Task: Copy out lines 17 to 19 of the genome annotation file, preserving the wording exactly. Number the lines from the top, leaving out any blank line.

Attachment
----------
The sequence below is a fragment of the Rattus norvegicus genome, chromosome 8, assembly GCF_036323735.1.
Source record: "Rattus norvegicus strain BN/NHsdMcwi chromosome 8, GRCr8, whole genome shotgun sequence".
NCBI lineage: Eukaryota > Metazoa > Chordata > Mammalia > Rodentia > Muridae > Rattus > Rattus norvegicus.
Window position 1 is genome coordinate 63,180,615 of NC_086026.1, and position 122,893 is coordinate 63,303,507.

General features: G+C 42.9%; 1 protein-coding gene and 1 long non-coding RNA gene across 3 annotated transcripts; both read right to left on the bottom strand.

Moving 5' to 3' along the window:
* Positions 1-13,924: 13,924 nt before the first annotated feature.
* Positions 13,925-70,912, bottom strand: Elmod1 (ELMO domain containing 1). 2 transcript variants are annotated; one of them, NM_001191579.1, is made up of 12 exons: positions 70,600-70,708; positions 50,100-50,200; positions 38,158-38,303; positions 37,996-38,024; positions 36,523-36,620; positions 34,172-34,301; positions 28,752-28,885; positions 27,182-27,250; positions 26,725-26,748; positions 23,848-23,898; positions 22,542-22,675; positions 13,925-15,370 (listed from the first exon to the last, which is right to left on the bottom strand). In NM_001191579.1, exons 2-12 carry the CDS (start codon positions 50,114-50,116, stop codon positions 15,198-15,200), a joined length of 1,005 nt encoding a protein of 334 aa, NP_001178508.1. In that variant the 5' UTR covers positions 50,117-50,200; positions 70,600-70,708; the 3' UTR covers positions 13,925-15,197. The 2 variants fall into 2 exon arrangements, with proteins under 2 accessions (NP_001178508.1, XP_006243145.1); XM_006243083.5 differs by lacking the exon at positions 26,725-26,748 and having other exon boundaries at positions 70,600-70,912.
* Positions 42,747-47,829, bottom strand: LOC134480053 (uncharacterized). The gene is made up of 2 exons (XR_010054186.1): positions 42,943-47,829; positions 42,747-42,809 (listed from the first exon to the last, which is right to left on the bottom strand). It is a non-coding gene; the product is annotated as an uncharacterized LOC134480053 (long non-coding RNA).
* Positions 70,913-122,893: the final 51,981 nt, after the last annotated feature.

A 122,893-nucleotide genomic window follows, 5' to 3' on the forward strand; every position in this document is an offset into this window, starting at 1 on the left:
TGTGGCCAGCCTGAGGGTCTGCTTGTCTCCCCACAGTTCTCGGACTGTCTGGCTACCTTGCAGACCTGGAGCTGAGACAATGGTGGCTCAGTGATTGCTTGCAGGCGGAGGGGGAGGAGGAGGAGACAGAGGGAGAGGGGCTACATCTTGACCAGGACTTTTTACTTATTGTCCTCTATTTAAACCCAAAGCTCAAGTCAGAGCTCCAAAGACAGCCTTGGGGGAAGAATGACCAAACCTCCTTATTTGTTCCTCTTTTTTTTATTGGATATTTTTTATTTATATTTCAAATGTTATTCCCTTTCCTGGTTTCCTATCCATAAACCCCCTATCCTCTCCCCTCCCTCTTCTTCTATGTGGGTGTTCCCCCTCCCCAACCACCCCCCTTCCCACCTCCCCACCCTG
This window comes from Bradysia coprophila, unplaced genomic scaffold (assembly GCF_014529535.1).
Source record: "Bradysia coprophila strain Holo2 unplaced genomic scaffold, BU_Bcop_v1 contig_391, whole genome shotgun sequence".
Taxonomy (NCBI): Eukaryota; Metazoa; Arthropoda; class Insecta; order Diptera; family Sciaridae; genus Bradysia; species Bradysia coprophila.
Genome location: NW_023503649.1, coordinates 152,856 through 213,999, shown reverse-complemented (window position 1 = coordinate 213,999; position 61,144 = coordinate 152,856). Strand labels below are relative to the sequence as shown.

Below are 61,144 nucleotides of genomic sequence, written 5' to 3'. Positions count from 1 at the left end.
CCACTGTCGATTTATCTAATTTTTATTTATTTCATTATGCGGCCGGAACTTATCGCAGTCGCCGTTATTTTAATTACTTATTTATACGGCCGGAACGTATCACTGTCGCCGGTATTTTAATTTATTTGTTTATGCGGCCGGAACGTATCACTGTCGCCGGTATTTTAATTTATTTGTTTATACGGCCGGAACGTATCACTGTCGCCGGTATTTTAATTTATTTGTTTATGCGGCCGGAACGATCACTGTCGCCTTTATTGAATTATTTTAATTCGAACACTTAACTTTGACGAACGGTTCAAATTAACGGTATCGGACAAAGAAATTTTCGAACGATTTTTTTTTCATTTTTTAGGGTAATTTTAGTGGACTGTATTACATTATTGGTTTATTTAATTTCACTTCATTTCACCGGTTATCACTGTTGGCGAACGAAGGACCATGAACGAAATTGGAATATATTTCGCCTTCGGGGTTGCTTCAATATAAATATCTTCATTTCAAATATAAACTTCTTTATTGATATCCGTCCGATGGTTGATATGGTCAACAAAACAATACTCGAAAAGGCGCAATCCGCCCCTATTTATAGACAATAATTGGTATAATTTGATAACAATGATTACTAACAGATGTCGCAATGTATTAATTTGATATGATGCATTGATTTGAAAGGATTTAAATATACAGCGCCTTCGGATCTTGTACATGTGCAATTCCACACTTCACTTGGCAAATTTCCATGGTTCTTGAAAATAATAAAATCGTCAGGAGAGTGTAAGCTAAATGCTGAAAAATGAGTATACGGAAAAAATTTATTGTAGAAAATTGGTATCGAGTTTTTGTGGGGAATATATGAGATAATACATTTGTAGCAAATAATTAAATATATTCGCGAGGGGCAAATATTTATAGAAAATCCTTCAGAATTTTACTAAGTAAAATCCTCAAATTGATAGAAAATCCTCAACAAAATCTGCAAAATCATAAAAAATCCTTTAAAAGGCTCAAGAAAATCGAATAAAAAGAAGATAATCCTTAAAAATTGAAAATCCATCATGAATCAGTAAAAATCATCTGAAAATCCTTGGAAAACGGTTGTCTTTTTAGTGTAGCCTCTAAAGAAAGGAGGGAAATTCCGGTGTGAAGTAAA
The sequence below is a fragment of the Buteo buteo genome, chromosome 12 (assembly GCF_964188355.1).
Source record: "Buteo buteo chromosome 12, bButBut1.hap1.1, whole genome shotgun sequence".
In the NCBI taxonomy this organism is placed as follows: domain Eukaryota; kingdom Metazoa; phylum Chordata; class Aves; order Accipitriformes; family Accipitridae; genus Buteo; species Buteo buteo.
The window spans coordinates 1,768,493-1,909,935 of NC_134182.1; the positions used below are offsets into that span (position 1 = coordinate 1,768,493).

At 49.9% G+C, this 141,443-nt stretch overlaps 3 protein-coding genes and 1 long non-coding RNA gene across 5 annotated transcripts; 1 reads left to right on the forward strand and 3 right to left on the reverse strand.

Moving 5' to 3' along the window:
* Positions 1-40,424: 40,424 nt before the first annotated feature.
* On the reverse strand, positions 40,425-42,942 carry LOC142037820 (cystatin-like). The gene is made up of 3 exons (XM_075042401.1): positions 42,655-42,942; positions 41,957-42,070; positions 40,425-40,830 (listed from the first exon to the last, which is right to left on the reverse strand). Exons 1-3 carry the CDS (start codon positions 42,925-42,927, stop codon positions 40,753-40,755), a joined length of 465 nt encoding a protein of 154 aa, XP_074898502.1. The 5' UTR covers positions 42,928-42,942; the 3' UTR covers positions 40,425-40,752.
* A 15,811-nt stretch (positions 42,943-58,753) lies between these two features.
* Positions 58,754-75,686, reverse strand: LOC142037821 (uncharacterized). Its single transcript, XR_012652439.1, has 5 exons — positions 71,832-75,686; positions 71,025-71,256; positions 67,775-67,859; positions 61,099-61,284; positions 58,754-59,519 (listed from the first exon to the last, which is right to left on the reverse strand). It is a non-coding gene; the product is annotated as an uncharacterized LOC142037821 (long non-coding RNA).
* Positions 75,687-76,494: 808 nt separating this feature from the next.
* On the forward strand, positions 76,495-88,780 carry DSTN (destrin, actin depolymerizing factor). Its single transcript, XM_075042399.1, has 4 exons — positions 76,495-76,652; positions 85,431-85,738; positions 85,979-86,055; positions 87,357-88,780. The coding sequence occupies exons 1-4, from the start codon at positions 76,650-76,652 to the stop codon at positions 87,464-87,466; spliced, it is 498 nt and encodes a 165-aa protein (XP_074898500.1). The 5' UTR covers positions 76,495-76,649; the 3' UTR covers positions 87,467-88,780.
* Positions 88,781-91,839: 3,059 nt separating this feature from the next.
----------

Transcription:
Below are 61,144 nucleotides of genomic sequence, written 5' to 3'. Positions count from 1 at the left end.
CCACTGTCGATTTATCTAATTTTTATTTATTTCATTATGCGGCCGGAACTTATCGCAGTCGCCGTTATTTTAATTACTTATTTATACGGCCGGAACGTATCACTGTCGCCGGTATTTTAATTTATTTGTTTATGCGGCCGGAACGTATCACTGTCGCCGGTATTTTAATTTATTTGTTTATACGGCCGGAACGTATCACTGTCGCCGGTATTTTAATTTATTTGTTTATGCGGCCGGAACGATCACTGTCGCCTTTATTGAATTATTTTAATTCGAACACTTAACTTTGACGAACGGTTCAAATTAACGGTATCGGACAAAGAAATTTTCGAACGATTTTTTTTTCATTTTTTAGGGTAATTTTAGTGGACTGTATTACATTATTGGTTTATTTAATTTCACTTCATTTCACCGGTTATCACTGTTGGCGAACGAAGGACCATGAACGAAATTGGAATATATTTCGCCTTCGGGGTTGCTTCAATATAAATATCTTCATTTCAAATATAAACTTCTTTATTGATATCCGTCCGATGGTTGATATGGTCAACAAAACAATACTCGAAAAGGCGCAATCCGCCCCTATTTATAGACAATAATTGGTATAATTTGATAACAATGATTACTAACAGATGTCGCAATGTATTAATTTGATATGATGCATTGATTTGAAAGGATTTAAATATACAGCGCCTTCGGATCTTGTACATGTGCAATTCCACACTTCACTTGGCAAATTTCCATGGTTCTTGAAAATAATAAAATCGTCAGGAGAGTGTAAGCTAAATGCTGAAAAATGAGTATACGGAAAAAATTTATTGTAGAAAATTGGTATCGAGTTTTTGTGGGGAATATATGAGATAATACATTTGTAGCAAATAATTAAATATATTCGCGAGGGGCAAATATTTATAGAAAATCCTTCAGAATTTTACTAAGTAAAATCCTCAAATTGATAGAAAATCCTCAACAAAATCTGCAAAATCATAAAAAATCCTTTAAAAGGCTCAAGAAAATCGAATAAAAAGAAGATAATCCTTAAAAATTGAAAATCCATCATGAATCAGTAAAAATCATCTGAAAATCCTTGGAAAACGGTTGTCTTTTTAGTGTAGCCTCTAAAGAAAGGAGGGAAATTCCGGTGTGAAGTAAA
The sequence below is a fragment of the Buteo buteo genome, chromosome 12 (assembly GCF_964188355.1).